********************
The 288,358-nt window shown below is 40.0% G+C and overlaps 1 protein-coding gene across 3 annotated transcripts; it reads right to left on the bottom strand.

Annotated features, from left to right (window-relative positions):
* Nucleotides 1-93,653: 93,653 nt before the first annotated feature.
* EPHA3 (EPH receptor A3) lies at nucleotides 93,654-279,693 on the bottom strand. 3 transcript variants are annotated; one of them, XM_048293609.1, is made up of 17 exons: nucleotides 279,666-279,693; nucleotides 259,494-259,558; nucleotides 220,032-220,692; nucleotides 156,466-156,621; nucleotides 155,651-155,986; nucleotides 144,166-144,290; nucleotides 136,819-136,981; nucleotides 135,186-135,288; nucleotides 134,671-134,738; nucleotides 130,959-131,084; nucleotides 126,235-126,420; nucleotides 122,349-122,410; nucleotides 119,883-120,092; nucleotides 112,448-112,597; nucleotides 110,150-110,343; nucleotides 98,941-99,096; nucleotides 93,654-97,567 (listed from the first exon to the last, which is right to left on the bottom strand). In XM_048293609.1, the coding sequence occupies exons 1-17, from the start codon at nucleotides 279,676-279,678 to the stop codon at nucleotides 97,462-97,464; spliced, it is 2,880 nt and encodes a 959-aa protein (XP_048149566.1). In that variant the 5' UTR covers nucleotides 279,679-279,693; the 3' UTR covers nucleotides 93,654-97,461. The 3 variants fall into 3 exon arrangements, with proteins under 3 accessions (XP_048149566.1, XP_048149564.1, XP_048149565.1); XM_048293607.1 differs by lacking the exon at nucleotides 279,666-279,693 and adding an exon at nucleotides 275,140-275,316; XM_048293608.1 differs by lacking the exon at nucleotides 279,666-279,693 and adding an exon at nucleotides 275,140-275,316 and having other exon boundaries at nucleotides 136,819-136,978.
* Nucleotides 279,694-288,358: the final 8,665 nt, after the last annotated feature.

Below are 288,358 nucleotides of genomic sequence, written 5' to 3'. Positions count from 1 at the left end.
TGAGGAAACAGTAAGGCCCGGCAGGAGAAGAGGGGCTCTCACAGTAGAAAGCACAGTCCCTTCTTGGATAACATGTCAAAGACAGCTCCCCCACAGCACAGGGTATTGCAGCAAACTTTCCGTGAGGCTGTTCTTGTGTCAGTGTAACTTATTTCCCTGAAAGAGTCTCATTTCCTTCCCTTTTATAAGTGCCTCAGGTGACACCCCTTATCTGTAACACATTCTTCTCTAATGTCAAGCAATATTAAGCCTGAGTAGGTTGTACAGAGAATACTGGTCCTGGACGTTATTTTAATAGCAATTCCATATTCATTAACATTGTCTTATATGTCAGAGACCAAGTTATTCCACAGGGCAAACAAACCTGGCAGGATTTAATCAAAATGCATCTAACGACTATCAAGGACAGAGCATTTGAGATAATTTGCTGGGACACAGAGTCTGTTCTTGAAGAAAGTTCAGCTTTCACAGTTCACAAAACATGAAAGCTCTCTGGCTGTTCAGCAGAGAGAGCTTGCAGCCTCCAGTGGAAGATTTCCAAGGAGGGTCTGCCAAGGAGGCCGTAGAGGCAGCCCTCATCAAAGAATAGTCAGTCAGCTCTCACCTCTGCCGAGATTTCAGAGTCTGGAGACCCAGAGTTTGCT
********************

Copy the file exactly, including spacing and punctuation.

The 288,358-nt window shown below is 40.0% G+C and overlaps 1 protein-coding gene across 3 annotated transcripts; it reads right to left on the bottom strand.

Annotated features, from left to right (window-relative positions):
* Nucleotides 1-93,653: 93,653 nt before the first annotated feature.
* EPHA3 (EPH receptor A3) lies at nucleotides 93,654-279,693 on the bottom strand. 3 transcript variants are annotated; one of them, XM_048293609.1, is made up of 17 exons: nucleotides 279,666-279,693; nucleotides 259,494-259,558; nucleotides 220,032-220,692; nucleotides 156,466-156,621; nucleotides 155,651-155,986; nucleotides 144,166-144,290; nucleotides 136,819-136,981; nucleotides 135,186-135,288; nucleotides 134,671-134,738; nucleotides 130,959-131,084; nucleotides 126,235-126,420; nucleotides 122,349-122,410; nucleotides 119,883-120,092; nucleotides 112,448-112,597; nucleotides 110,150-110,343; nucleotides 98,941-99,096; nucleotides 93,654-97,567 (listed from the first exon to the last, which is right to left on the bottom strand). In XM_048293609.1, the coding sequence occupies exons 1-17, from the start codon at nucleotides 279,676-279,678 to the stop codon at nucleotides 97,462-97,464; spliced, it is 2,880 nt and encodes a 959-aa protein (XP_048149566.1). In that variant the 5' UTR covers nucleotides 279,679-279,693; the 3' UTR covers nucleotides 93,654-97,461. The 3 variants fall into 3 exon arrangements, with proteins under 3 accessions (XP_048149566.1, XP_048149564.1, XP_048149565.1); XM_048293607.1 differs by lacking the exon at nucleotides 279,666-279,693 and adding an exon at nucleotides 275,140-275,316; XM_048293608.1 differs by lacking the exon at nucleotides 279,666-279,693 and adding an exon at nucleotides 275,140-275,316 and having other exon boundaries at nucleotides 136,819-136,978.
* Nucleotides 279,694-288,358: the final 8,665 nt, after the last annotated feature.

Below are 288,358 nucleotides of genomic sequence, written 5' to 3'. Positions count from 1 at the left end.
TGAGGAAACAGTAAGGCCCGGCAGGAGAAGAGGGGCTCTCACAGTAGAAAGCACAGTCCCTTCTTGGATAACATGTCAAAGACAGCTCCCCCACAGCACAGGGTATTGCAGCAAACTTTCCGTGAGGCTGTTCTTGTGTCAGTGTAACTTATTTCCCTGAAAGAGTCTCATTTCCTTCCCTTTTATAAGTGCCTCAGGTGACACCCCTTATCTGTAACACATTCTTCTCTAATGTCAAGCAATATTAAGCCTGAGTAGGTTGTACAGAGAATACTGGTCCTGGACGTTATTTTAATAGCAATTCCATATTCATTAACATTGTCTTATATGTCAGAGACCAAGTTATTCCACAGGGCAAACAAACCTGGCAGGATTTAATCAAAATGCATCTAACGACTATCAAGGACAGAGCATTTGAGATAATTTGCTGGGACACAGAGTCTGTTCTTGAAGAAAGTTCAGCTTTCACAGTTCACAAAACATGAAAGCTCTCTGGCTGTTCAGCAGAGAGAGCTTGCAGCCTCCAGTGGAAGATTTCCAAGGAGGGTCTGCCAAGGAGGCCGTAGAGGCAGCCCTCATCAAAGAATAGTCAGTCAGCTCTCACCTCTGCCGAGATTTCAGAGTCTGGAGACCCAGAGTTTGCT